November 9, 2005
Good afternoon, my name is Robert Moore and I am an assistant professor of sociology at St. Josephs University in Philadelphia, and president-elect of the Pennsylvania Division of the American Association of University Professors. I have served as a member of the American Association of University Professors’ Committee on College and University Governance 1997 through 2002. I currently serve as a consultant to the committee, and the issues of governance remain central to my professional work. I would also like to add that I am a Pennsylvania native and a proud graduate of the State System. I earned both my bachelors and masters degrees from Indiana University of Pennsylvania.
I appreciate the opportunity this committee has given me today to present the AAUP’s viewpoint on the important issues this committee is considering.
I’d like to follow up Joan’s comments about the specific questions that HR 177 spells out for the committee, and then discuss the larger context that they play out within. The resolution questions (1) how faculty are hired, fired, promoted and granted tenure? (2) how open is the campus environment? and (3) how students are evaluated and graded? You have the AAUP policy statements that speak to these issues, and Joan has detailed her take on these matters. I’d like to discuss them in terms of the faculty’s governance responsibilities. In 1966, the AAUP adopted the widely endorsed Statement on Government of Colleges and Universities. This statement, with its call for shared responsibility among the different components of institutional government and its specification of areas of primary responsibility for governing boards, administrations, and faculties, remains the Association's central policy document relating to academic governance.
The Association's first statement on governance, formulated by Committee T on College and University Government in 1920, emphasized the importance of faculty involvement in personnel decisions and determination of educational policies. The 1966 Statement continues that concern:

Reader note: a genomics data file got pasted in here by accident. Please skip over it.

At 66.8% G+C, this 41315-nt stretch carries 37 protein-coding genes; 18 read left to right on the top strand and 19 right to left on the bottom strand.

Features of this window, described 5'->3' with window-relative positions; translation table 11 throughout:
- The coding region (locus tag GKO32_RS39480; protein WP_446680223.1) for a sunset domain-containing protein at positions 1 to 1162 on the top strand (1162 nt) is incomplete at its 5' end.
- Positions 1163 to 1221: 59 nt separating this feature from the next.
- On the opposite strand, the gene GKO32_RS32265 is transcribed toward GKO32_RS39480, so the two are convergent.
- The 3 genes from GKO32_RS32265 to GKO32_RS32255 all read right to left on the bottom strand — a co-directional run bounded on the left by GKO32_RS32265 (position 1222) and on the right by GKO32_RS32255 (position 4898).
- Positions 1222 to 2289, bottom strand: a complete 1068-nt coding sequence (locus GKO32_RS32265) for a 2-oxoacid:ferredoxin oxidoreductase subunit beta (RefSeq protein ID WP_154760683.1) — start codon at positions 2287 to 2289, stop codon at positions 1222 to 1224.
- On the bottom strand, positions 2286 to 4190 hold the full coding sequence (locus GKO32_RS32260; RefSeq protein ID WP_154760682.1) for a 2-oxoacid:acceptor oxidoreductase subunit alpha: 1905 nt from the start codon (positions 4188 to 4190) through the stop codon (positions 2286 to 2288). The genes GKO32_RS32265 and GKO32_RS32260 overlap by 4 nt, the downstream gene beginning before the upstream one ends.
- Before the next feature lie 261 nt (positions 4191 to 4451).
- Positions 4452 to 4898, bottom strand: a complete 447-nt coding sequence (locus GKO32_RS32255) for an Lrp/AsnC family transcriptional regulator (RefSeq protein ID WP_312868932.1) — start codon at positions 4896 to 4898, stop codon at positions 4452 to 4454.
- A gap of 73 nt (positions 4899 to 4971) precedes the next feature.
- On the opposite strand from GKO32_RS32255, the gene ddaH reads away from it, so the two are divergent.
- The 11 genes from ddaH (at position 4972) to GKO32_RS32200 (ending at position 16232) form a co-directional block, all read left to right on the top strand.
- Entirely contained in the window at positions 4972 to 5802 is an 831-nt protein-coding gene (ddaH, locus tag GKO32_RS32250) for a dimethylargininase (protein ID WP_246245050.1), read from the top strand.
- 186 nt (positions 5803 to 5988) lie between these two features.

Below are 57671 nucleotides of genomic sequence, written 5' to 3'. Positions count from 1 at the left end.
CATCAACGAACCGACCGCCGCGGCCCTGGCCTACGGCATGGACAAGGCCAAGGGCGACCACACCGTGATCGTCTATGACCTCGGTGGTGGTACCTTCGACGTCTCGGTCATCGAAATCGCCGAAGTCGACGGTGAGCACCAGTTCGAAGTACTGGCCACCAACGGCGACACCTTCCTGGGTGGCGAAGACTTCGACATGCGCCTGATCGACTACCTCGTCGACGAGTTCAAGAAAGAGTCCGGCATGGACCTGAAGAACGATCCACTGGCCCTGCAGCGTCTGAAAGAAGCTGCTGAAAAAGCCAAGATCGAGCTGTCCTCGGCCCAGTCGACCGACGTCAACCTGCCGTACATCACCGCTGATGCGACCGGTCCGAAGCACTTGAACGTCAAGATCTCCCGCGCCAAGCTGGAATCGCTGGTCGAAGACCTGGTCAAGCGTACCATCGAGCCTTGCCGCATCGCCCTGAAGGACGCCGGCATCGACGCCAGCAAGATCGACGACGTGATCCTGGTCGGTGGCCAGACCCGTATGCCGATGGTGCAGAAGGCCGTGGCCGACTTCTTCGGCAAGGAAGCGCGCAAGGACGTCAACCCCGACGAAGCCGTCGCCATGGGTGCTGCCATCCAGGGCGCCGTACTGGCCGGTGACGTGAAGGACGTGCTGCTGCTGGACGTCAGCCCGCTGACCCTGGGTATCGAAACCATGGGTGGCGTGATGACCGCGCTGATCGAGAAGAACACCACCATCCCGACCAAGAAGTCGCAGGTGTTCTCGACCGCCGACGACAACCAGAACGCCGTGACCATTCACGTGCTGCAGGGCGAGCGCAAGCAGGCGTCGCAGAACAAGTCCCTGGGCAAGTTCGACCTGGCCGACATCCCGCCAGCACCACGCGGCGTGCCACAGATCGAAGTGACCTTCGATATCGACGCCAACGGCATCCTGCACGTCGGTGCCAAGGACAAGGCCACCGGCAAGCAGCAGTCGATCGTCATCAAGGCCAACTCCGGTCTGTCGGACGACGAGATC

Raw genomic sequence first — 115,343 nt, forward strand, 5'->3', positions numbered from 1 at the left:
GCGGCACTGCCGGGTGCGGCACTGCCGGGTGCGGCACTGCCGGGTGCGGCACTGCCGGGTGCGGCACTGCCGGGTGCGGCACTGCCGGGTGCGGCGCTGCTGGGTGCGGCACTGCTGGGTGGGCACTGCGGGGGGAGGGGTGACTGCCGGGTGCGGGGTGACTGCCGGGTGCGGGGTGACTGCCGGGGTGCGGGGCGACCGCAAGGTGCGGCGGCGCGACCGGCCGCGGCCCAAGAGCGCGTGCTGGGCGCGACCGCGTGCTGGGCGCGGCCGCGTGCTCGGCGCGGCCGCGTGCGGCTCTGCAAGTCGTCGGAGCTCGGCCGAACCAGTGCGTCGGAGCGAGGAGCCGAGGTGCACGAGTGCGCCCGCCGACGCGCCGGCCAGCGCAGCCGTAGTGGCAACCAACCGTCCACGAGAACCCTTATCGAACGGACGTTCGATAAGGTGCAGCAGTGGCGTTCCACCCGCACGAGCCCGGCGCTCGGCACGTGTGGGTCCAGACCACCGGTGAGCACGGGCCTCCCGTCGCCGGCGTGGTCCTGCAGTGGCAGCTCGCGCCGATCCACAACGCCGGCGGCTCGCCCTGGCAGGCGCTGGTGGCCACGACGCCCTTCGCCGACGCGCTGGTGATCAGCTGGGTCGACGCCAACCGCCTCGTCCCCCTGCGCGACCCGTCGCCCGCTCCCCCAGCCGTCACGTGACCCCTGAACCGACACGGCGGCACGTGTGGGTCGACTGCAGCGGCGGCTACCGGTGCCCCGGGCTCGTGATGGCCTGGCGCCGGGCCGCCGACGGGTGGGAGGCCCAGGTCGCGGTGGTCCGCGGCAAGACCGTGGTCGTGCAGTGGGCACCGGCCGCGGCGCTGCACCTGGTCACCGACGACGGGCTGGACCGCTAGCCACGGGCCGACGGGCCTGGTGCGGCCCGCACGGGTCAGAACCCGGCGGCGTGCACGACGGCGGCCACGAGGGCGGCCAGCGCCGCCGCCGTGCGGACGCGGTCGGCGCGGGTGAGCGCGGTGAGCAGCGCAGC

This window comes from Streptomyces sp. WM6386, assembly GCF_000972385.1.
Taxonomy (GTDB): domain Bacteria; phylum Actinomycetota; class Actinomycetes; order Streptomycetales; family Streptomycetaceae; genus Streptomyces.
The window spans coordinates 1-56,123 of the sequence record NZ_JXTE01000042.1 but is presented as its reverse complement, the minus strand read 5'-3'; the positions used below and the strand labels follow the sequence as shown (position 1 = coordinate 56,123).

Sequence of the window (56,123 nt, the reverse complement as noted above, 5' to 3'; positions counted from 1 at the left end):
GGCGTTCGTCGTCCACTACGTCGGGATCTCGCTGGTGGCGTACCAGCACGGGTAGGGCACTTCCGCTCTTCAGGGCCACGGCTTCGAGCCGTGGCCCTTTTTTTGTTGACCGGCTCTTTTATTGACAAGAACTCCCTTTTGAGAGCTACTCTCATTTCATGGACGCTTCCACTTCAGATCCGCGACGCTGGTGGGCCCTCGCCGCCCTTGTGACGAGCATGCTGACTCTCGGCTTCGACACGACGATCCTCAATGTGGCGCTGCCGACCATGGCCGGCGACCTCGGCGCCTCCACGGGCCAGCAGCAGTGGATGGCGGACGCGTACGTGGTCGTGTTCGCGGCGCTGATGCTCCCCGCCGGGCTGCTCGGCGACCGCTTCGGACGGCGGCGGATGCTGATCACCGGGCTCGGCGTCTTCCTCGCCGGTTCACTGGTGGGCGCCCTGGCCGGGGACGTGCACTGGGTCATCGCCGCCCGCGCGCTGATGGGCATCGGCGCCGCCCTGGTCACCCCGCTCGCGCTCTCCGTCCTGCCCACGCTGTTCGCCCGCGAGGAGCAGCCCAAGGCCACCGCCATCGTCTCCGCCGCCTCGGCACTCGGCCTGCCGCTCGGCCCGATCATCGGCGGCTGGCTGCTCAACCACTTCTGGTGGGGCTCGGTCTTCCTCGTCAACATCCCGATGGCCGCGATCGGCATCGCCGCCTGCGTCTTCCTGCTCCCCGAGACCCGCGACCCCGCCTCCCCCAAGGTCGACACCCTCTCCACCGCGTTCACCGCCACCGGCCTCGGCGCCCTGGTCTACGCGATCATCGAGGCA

The faculty has primary responsibility for such fundamental areas as curriculum, subject matter and methods of instruction, research, faculty status, and those aspects of student life which relate to the educational process.
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The faculty sets the requirements for the degrees offered in course, determines when the requirementshave been met, and authorizes the president and board to grant the degrees thus achieved.
Faculty status and related matters are primarily a faculty responsibility; this area includes appointments, reappointments, decisions not to reappoint, promotions, the granting of tenure, and dismissal. The primary responsibility of the faculty for such matters is based upon the fact that its judgment is central to general educational policy.
And this judgment is based on the presumption that faculty knowledge and expertise in the various disciplines is the central foundation for sound educational policy.